By TOM DUPREE
We saw a play about a month ago, and it was tons better than streaming. It was just like we were there in person — because we were!
It’s remarkable how quickly you can break a habit. It had been a full seventeen months since I’d seen a live show, and now it felt a little like we were treading on forbidden territory, getting away with something naughty. We were outside in the bucolic setting of the Delacorte Theater in Central Park waiting for the curtain of Merry Wives, and I couldn’t help looking all around just to drink it in like a first-time visitor to the city. I’m pretty sure I wasn't alone, because I detected a palpable collective sigh of pleasure at the return of Free Shakespeare In The Park.
Merry Wives is a very loose adaptation of The Merry Wives Of Windsor by Jocelyn Bioh, who with director Saheem Ali resets the plot beats of Shakespeare’s (relatively minor) farce in a Ghanian and Nigerian neighborhood of Harlem and holds the resulting single act to just under two hours. Dramatically I felt some aspects of this transition were more effective than others, but let's let the professional theatre critics hash all that out. What’s more important is that it’s been decades since I felt any more jazzed just to be sitting in an audience.
The real star at any Delacorte show is the ineffable grace of nature. The long summer day is still sunlit by the 8pm curtain, so we begin in natural light. But darkness falls as gradually as the movement of the minute hand. The stage lighting emerges, asserts itself, finally takes over. The temperature eases a few degrees and invites a wafting breeze that audibly rustles leaves in the trees surrounding the theater. Somebody could be reading an excruciating piece of legislation aloud and you would still be happy to be there.
But this one is special. Everyone in the theater, onstage and off, realizes it. As a Zimbabwean drummer opens things up by leading the audience in a chant of various African greetings, the joy of coming together for renewal of this great New York institution ricochets around the venue. A little later, other cast members also triumphantly welcome “live theatre in New York City!” to a shouted ovation. Hold on, they seem to say, we’ll get going in a moment. But first, let’s all enjoy this moment — and remember what it’s like to be with each other.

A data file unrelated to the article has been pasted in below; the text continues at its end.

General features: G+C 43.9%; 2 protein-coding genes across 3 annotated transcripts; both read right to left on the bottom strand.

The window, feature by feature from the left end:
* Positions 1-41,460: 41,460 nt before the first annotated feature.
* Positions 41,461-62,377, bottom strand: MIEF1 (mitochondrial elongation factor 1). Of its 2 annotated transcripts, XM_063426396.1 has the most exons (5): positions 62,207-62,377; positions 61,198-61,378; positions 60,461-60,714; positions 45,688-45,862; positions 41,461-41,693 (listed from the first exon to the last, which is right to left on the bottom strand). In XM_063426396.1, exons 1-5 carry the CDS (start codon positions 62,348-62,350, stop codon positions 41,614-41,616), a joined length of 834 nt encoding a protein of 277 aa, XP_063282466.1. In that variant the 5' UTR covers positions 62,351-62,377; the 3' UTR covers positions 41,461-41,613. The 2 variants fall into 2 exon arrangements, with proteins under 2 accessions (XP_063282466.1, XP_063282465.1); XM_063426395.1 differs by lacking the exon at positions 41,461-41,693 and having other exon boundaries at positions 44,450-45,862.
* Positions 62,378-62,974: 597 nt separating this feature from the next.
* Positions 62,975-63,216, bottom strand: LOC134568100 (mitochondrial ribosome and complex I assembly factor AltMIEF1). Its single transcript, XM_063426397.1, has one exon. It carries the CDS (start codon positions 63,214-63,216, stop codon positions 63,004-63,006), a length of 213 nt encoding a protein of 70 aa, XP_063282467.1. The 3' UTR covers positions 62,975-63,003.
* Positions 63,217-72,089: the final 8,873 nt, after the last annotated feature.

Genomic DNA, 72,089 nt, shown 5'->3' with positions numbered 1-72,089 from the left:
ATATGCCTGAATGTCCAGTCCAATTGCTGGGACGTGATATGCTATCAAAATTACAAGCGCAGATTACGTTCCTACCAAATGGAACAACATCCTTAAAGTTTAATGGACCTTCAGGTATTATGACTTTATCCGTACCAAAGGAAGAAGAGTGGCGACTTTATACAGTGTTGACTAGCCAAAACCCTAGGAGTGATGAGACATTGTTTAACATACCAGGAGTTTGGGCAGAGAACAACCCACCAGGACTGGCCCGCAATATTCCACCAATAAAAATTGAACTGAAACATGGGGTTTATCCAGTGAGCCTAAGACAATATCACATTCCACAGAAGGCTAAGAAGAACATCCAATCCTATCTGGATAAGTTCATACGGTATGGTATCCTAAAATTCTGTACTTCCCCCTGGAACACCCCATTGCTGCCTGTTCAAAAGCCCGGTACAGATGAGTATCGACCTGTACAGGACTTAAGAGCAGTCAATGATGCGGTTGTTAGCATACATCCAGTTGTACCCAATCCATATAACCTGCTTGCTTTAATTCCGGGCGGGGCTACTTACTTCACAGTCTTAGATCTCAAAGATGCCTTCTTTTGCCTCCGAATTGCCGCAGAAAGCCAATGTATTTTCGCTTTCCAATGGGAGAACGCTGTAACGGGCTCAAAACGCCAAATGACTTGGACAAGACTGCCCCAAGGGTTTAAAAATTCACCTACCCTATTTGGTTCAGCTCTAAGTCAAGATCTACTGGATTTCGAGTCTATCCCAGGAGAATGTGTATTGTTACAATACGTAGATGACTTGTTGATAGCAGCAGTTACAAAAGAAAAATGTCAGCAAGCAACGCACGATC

Last year the Public Theater had to cancel its Free Shakespeare In The Park season for the first time ever, and when 2021 dawned there was frankly no better clarity. But as a miraculous scientific effort produced and distributed a vaccine in record time, it began to appear possible that one summer show — not two as usual — could be mounted. At first the Public expected to fill only a fraction of the Delacorte. As time passed that fraction grew larger. When Merry Wives finally began performances in July, the producers, coordinating with city government and the medical community, had established some ground rules which seemed respectful to everyone.
There are two classes of seating at Merry Wives: Full Capacity and Physically Distanced. To sit in the former section (the better seats in the house), you must have proof of full vaccination. In the latter (generally to the sides), that’s not necessary. Everybody must wear a mask to enter, exit, or move around. But Full Capacity audience members may take off their masks once they’re sitting in their seats: Physically Distanced people must wear masks throughout. In this way the Public has managed to make available roughly 1468 of the Delacorte’s 1800 seats.
Of course the theater is outdoors, which helps. This fall, as the season ramps up at the Public’s Astor Place complex and its cabaret space, Joe’s Pub, distancing won’t be possible, so indoors, no vax, no tix. But tonight, thought of the fall is far away, and it disappears entirely at Merry Wives’s climax.
So far we’ve been treated to a clever forced-perspective Harlem street corner, with manual turntables (that is, stage crew come out and manually revolve the units) to reveal the interiors of three buildings off the street. But then the set opens up, literally. For the tumultuous scene of the “fairies’” mischievous torment of Falstaff, the set pieces are pushed aside and the background becomes the now-dramatically-lit majestic upstage trees and vast, open night sky. The set change is breathtaking, heart-pounding, not just because of the revealed natural beauty but also because it reminds us where we are. And now comes the urgent, colorful, kinetic, culture-bending pageantry of the scene itself. Chills.
Maybe I’m just rhapsodizing. Maybe all that deprivation starved me into indulging myself. (If you’d like to find out for yourself, you have about another month to do so.) At minimum I was so very happy to be in a theater, this theater, on this night, in this city, and I’ll never take such an experience for granted again.
Tom Dupree has been a professional newsman, adman, critic and editor, and an actor and director at the college and community level. His blog is at tomdup.wordpress.com. He is a skilled and venerable audience member.